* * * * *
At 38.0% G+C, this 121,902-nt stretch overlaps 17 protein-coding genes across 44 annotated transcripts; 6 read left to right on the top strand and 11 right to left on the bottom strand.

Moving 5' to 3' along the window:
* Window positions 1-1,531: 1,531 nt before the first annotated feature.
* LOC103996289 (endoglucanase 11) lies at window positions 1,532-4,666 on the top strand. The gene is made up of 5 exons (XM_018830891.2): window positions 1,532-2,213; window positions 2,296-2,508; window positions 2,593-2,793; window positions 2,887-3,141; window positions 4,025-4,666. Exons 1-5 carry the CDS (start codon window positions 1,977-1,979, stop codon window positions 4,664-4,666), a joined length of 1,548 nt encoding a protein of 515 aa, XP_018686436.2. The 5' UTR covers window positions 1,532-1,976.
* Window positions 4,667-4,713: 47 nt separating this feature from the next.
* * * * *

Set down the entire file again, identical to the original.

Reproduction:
At 38.0% G+C, this 121,902-nt stretch overlaps 17 protein-coding genes across 44 annotated transcripts; 6 read left to right on the top strand and 11 right to left on the bottom strand.

Moving 5' to 3' along the window:
* Window positions 1-1,531: 1,531 nt before the first annotated feature.
* LOC103996289 (endoglucanase 11) lies at window positions 1,532-4,666 on the top strand. The gene is made up of 5 exons (XM_018830891.2): window positions 1,532-2,213; window positions 2,296-2,508; window positions 2,593-2,793; window positions 2,887-3,141; window positions 4,025-4,666. Exons 1-5 carry the CDS (start codon window positions 1,977-1,979, stop codon window positions 4,664-4,666), a joined length of 1,548 nt encoding a protein of 515 aa, XP_018686436.2. The 5' UTR covers window positions 1,532-1,976.
* Window positions 4,667-4,713: 47 nt separating this feature from the next.